Well, that sucks. Apparently, the reminder I got in my e-mail is a
generic reminder sent to everyone at Graduate House, not a
welcome-to-the-Internet sort of thing. Maybe I should volunteer to
help maintain the network, if only so that other people will get
connected faster. I really, _really_ want to get connected!
I could go to school today, but I don’t know if anyone will be in the
lab and my ID doesn’t open the door to the room with my cubicle yet.
Hey, wait, I have access to that other room… Right. If by 8:30, I
don’t have access yet (and fat chance anything will change between now
and then), I’m going to head over to school and Skype from the lab.
On Technorati: ghcommuity
John Billings writes:
I’d also like to change it so that when you hit reply the messge
goes to the list and not the sender.
Although this is common behavior, there are good reasons to consider
keeping the current setting of not overriding Reply-To. This is a
fairly religious topic thoroughly covered in the following pages:
Keeping Reply-To intact:
(Not that number should indicate anything, but the pages are
interesting in themselves.)
Here are the reasons why I think not overriding Reply-To: makes sense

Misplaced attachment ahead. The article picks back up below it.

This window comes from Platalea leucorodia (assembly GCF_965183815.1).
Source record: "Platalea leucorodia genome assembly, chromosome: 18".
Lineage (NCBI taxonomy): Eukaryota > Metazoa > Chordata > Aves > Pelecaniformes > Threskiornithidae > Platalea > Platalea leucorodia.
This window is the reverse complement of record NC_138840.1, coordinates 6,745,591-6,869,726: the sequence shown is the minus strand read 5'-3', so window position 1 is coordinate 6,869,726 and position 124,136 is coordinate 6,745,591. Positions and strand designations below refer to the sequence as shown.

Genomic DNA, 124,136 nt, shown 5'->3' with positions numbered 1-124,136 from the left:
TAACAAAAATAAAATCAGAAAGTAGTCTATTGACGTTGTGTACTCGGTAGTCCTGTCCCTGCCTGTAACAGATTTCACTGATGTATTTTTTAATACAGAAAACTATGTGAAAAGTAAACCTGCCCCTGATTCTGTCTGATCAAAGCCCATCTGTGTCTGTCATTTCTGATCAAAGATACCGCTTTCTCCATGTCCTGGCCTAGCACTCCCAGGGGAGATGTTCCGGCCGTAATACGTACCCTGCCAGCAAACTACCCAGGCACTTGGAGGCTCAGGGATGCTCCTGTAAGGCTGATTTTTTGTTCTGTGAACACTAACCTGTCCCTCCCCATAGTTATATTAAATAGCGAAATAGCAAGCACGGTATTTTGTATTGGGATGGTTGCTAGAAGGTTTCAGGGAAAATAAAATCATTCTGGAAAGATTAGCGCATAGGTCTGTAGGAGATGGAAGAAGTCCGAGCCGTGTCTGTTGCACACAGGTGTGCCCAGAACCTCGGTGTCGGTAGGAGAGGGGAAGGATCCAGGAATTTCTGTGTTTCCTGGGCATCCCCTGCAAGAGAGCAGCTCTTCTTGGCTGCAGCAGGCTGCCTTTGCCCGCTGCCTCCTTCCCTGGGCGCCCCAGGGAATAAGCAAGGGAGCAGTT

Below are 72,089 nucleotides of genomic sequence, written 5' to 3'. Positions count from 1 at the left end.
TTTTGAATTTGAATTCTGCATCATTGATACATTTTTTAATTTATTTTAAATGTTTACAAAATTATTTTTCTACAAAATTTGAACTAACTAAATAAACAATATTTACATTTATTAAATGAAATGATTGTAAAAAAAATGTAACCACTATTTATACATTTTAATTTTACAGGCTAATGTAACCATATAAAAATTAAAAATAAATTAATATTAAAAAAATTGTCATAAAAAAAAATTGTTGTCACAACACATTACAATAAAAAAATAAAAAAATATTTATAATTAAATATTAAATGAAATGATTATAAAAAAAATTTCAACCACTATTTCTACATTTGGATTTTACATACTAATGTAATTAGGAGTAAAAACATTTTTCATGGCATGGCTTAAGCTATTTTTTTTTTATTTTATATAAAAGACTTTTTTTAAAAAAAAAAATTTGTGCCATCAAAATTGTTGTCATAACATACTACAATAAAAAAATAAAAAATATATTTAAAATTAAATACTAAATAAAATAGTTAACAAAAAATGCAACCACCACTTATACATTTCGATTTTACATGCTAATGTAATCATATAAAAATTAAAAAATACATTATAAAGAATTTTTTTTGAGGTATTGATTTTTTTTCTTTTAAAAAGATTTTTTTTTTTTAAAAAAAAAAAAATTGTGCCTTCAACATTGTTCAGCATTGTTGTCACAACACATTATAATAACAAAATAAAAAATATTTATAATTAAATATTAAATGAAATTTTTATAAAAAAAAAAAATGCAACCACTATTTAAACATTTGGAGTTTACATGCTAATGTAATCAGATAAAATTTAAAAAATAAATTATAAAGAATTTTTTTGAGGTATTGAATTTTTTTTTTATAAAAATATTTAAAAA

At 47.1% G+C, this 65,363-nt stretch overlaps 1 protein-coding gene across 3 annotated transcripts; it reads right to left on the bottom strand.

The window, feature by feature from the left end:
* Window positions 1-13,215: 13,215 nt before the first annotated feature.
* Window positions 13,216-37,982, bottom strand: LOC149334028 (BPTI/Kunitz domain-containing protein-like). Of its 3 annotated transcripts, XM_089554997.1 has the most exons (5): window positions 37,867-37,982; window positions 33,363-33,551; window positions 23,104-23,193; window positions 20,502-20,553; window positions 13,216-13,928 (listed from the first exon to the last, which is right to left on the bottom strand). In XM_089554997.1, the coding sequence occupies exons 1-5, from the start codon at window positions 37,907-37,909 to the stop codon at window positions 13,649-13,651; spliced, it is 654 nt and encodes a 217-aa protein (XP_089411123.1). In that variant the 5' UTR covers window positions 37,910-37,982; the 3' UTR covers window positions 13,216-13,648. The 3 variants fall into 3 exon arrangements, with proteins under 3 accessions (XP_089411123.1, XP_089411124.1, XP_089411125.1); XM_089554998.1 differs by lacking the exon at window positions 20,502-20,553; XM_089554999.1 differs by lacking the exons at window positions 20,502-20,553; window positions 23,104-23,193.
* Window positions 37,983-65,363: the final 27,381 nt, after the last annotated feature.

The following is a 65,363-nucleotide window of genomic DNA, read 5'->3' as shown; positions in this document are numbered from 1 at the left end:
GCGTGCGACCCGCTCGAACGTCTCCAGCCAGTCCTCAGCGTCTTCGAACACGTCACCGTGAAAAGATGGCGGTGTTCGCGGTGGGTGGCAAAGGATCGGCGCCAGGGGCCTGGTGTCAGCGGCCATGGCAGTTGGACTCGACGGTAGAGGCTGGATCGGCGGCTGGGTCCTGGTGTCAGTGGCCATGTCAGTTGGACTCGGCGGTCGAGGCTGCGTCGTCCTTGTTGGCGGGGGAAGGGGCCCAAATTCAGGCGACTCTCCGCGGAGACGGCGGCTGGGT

for this community.
The Mail-Followup-To: header is often used to redirect a thread to
another, more appropriate mailing list. For example, if something on
the admin mailing list becomes of general interest, then you could add
a Mail-Followup-To: header that automatically redirects replies to
that message to, say, the people mailing list. On the other hand, if
the admin mailing list overrides Reply-to: and no one distinguishes
between Reply and Followup, then people would have to make a conscious
effort to post to the right mailing list.
Also, discarding the Reply-To: set by the user loses information and
makes it difficult to send off-list replies to people whose
originating addresses may not be the same as their preferred address.
This is the case when people have multiple e-mail addresses subscribed
or recognized so that they can send mail from anywhere, but prefer
receiving all their list mail through one account (gmail, for example,
so that it can be archived nicely).
Many mailing lists choose to override the Reply-To: in order to
accommodate people who don’t distinguish between Reply and Follow-Up,
but the distinction makes it much easier for people who are used to
making conscious decisions to reply on or off list. Your mail client
should have a separate command for Follow up, which you can use for
replying to mailing lists. I recommend keeping the current setting for
NIPL mailing lists.
On Technorati: soapbox